British police say that a Russian spy and his daughter were poisoned by a nerve agent that sent to the pair to the hospital in a premeditated attack that is being treated as attempted murder.
They continue to look into who may have played a role in their sudden collapse.
Sergei Skripal, a 66-year-old former official for the FSB who was convicted of passing secrets to the UK, and his 33-year-old daugher Yulisa remain in intensive care at a hospital in Salisbury, west of London.
The police officer who treated the pair when they collapsed is also in serious condition, according to Metropolitan Police counterterrorism chief Mark Rowley.
Critically ill ex-Russian spy’s family died in different ways
Local police initially said that exposure to an “unknown substance” led Skripal and his daughter to collapse on a bench at a shopping center on Sunday. The incident led to the closure of a nearby Italian restaurant called Zizzi.
Government scientists were able to rule out radioactive agents as they tested the substance, the Times of London reported Wednesday.
The BBC reported that two officers on the case were hospitalized with wheezing and itchy eyes.
In 2006 former Russian spy Alexander Litvinenko, who had been working with Britain’s MI6 intelligence agency, died after his tea was poisoned with the radioactive substance polonium-210.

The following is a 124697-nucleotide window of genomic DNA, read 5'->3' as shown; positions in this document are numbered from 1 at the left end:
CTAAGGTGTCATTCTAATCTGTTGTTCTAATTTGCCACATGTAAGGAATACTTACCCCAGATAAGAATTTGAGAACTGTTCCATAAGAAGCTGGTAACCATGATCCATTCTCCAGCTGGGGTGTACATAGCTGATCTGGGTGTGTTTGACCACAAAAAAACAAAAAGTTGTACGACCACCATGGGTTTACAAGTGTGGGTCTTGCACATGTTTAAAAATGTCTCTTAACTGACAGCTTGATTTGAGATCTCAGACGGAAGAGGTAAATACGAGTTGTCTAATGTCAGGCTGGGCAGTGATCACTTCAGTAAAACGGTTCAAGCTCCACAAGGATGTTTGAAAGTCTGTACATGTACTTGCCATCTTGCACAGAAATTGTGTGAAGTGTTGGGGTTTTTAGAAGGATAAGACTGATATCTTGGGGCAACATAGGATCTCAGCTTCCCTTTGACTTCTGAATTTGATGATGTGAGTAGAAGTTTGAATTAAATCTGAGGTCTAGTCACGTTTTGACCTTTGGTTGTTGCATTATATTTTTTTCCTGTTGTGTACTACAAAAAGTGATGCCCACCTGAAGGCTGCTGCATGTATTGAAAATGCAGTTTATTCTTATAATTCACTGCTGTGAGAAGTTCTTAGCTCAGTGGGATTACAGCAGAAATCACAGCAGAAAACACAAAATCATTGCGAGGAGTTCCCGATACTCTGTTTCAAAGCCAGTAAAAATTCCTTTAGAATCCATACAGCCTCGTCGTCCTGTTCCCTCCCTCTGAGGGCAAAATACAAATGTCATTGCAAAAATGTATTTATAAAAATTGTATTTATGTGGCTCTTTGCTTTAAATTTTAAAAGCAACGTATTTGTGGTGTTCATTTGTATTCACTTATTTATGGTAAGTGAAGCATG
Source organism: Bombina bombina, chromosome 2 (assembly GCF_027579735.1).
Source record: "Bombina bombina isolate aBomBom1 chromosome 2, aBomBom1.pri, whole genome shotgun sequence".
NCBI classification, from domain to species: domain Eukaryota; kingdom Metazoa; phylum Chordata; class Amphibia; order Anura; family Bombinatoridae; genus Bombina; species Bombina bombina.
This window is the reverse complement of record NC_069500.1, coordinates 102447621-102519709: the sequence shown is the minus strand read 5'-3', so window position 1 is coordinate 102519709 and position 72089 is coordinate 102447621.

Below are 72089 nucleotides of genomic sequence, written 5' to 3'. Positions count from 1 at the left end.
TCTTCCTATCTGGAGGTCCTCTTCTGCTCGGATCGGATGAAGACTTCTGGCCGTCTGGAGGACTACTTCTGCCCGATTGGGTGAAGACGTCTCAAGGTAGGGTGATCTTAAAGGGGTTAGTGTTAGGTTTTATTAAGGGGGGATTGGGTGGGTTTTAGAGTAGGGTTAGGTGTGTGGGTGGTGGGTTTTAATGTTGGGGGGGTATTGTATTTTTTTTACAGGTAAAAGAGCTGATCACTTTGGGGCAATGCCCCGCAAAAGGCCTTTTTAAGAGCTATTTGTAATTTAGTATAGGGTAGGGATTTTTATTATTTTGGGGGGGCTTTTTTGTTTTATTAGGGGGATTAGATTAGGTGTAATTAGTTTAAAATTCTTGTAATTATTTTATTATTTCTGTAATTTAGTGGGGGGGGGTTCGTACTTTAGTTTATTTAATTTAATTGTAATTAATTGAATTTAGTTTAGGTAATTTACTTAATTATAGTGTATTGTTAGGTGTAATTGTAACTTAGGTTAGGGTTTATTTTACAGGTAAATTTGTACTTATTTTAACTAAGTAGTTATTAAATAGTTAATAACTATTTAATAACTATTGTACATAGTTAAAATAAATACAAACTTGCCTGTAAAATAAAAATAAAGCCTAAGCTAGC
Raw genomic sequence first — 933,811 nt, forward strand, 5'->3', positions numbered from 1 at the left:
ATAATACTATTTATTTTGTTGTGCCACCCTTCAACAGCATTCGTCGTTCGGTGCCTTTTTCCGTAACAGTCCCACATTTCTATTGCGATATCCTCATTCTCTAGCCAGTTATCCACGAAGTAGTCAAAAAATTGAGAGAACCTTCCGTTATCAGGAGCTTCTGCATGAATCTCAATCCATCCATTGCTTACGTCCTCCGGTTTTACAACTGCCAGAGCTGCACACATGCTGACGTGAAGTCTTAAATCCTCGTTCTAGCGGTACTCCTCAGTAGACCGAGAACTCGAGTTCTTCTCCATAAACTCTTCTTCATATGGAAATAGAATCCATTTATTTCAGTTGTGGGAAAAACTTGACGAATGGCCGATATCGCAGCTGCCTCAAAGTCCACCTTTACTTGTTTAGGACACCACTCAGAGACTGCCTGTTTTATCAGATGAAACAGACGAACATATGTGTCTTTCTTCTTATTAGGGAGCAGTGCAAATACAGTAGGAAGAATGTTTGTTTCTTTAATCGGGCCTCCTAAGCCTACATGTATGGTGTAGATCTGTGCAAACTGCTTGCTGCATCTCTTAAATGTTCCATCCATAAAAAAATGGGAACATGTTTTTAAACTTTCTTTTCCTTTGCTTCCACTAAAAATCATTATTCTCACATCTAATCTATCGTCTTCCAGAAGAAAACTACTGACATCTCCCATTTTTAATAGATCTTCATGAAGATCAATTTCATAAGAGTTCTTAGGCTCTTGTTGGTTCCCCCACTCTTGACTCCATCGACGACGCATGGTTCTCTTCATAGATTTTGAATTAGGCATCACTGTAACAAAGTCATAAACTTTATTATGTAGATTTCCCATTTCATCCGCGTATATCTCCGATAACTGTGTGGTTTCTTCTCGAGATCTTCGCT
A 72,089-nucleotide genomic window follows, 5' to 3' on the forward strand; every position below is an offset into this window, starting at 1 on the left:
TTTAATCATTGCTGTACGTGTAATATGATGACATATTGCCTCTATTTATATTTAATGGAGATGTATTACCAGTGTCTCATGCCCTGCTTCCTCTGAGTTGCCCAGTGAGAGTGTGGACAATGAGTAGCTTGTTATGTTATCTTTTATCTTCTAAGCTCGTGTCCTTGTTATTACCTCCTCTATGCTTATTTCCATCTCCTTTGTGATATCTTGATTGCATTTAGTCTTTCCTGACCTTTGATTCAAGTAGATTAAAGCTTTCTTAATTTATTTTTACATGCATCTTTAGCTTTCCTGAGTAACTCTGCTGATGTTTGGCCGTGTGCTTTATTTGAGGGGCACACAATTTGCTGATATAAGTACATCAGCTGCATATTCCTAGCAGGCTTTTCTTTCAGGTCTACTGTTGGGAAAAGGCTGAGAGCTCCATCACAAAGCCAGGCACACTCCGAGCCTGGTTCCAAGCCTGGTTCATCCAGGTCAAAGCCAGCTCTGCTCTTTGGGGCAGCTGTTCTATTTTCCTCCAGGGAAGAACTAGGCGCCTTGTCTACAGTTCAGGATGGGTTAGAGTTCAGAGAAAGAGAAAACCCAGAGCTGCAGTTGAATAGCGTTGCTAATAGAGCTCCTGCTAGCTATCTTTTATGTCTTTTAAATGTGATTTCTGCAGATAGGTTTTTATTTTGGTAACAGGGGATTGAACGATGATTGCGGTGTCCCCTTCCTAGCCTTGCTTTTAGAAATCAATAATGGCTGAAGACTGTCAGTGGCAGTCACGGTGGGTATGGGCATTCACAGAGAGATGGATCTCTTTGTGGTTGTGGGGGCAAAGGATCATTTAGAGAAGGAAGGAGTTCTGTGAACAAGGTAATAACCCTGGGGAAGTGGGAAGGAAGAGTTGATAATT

UK politicians could skip World Cup in Russia over spy case
An inquiry found that the killing was “probably” ordered by the highest ranks of the FSB and the Kremlin, including President Vladimir Putin.
Skripal had previously been punished by Russian authorities for working with Britain, and was sentenced to a lengthy prison term in 2006 before he was traded in a 2010 spy swap for Russian agents caught in the U.S.
British Foreign Minister Boris Johnson said that he was not “pointing a finger” at anyone, but warned that participation in the upcoming World Cup could be affected if Russia was connected to an attack on his country’s soil.
Senior ministers were expected to be part of an emergency “Cobra” meeting on Wednesday.
Putin spokesman Dmitry Peskov said that his government had “no information” about Skripal’s collapse, but that it was willing to cooperate if and when UK authorities asked for help.
The Russian Embassy in London criticized media reports for “vilification” of the Kremlin in the immediate aftermath of the attack and denied the “impression of a planned operation by the Russian special services.”
With News wire services
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CHRISTOPHER BRENNAN, MEGAN CERULLO